Tina, our fourteen and a half-year old Chorkie (half Chihuahua, half Yorkie) is coming to the end of her life, and the prospect of her demise is breaking our hearts. We got Tina when she was not quite three months old from my sister. She was so tiny that she fit in the palm of my hand, and she looked rather ugly with thin, grayish, wiry hair that stuck out in all directions. In the evenings when June, my wife, would come home from the hospital where she worked as a labor and delivery nurse, she would take Tina and put her in the side pocket of her scrubs, and Tina was perfectly happy to go along for the ride. She didn’t stay that small though. She grew to a whopping seven pounds, and our local vet cautioned us that she was getting too fat. Well, she didn’t get any bigger than that, but what she lacked in size, she made up in heart. Tina loves people and tolerates other dogs as long as they know that she’s the boss. She knows no fear and she won’t back down from a fight, even when the aggressor outweighs her by twenty pounds. That’s how she lost her left eye, and how she got her nickname, “Peeper.”
We have many fond memories of the time God has blessed us with our little girl. I can’t believe that I was once ready to get rid of her because she refused to be housebroken. She was almost a year old and she just wasn’t getting it. I told her, “If you don’t stop doing your business inside the house by the end of the week, you’re out of here!” I don’t know if she understood, but from that day on, we had no more problems. When I think of what we would have missed out on had I followed through on my threat, I just thank God that she got the message.
As I ponder what lies ahead for us – will she pass quietly in her sleep? – will we have to watch her waste away slowly because she refuses to eat? – will we have to put her down and hold her as her life leaves her tiny body? – I wonder, why does God allow us to love these little creatures so deeply that our hearts ache when we lose them? I think, “They are just animals.” But are they just animals? Anyone who has ever loved a dog knows that each one has their own personality. They can’t talk to us in human language, but they do communicate. We know what they are thinking and what they want, and they know how to get what they want from us. And when we talk to them, they listen, and it is almost as if they understand. When we are happy, they are happy. When we are down, they seem to know, and they will wrap themselves up next to us, or crawl up on our laps to comfort us. Remember the story of Lazarus and the rich man in Luke 16:19-31? The rich man had no concern for the plight of the poor beggar camped outside his gates. Jesus noted that the dogs had more compassion for this poor wretch and “came and licked his sores” (v. 21). Dogs are like that.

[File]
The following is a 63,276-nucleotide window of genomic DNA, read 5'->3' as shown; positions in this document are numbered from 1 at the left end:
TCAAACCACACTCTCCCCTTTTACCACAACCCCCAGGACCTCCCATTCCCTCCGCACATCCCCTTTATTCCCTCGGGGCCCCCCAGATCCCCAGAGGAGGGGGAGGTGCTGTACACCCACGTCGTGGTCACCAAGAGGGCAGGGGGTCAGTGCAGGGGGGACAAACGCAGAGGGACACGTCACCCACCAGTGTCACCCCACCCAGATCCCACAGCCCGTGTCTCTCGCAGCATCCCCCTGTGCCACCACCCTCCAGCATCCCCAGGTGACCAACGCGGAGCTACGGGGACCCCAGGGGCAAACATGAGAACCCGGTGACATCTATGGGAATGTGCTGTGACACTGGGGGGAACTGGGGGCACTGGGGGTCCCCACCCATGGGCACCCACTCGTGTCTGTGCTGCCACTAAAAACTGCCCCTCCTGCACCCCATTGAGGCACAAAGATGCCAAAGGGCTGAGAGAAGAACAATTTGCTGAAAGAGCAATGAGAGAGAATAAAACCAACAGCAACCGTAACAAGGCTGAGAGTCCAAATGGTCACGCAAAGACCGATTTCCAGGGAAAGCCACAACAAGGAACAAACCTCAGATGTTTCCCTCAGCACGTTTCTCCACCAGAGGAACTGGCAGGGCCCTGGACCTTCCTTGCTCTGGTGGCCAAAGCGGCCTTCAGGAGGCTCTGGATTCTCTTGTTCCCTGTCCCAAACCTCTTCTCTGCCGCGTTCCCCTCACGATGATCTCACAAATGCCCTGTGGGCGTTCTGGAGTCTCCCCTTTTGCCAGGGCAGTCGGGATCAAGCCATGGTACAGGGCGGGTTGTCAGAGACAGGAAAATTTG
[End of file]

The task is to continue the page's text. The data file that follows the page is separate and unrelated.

I hope that God has a special place for dogs in heaven. I know that the Bible doesn’t talk about such things. Isaiah speaks of animals in the Millennial Kingdom: “The wolf also shall dwell with the lamb, and the leopard shall lie down with the kid; and the calf and the young lion and the fatling together; and a little child shall lead them. And the cow and the bear shall feed; their young ones shall lie down together: and the lion shall eat straw like the ox. And the sucking child shall play on the hole of the asp, and the weaned child shall put his hand on the cockatrice’ [crocodile’s] den. They shall not hurt nor destroy in all my holy mountain: for the earth shall be full of the knowledge of the LORD, as the waters cover the sea” (Isaiah 11:7-9). Since the wolf is of the “dog kind,” surely domestic dogs will be included there too. The Millennial Kingdom, although it will be wonderful, is not quite heaven. There is yet a New Heaven and a New Earth to be created (Revelation 21:1). There is no mention of animals in the New Heaven and the New Earth, but it is safe to guess that since God created animals before man in His first creation, then He probably will have animals in the New Heaven and New Earth. But do dogs go to heaven?
In the beginning when God created, there was no death. Animals did not die and man did not die. It stands to reason, therefore, that animals too were created to live forever. But that ended when man sinned in the Garden (Genesis 3), and death entered into the world because of man’s sin (Romans 5:12). Man’s sin brought death upon all of God’s creation so “that the whole creation groaneth and travaileth in pain together until now” (Romans 8:22). Animals suffer death innocently because of our sin, but Jesus did not come to die for dogs. “This is a faithful saying, and worthy of all acceptation, that Christ Jesus came into the world to save sinners; of whom I am chief” (1 Timothy 1:15). In redeeming mankind, Christ will redeem His creation. “And God shall wipe away all tears from their eyes; and there shall be no more death, neither sorrow, nor crying, neither shall there be any more pain: for the former things are passed away” (Revelation 21:4).
No, the Bible doesn’t say what happens to doggies when they die. That does not mean that God does not care about them. Our beginning verse reminds us that even seemingly insignificant sparrows do not fall without their Creator taking notice of them. So, as I pray for my little four-footed friend, I ask that God will take note of her. Remember what a faithful little companion she has been. Remember that the curse of death is not her fault; it’s mine. So, if there is a doggie heaven, then please, Lord, make a place for our little Tina.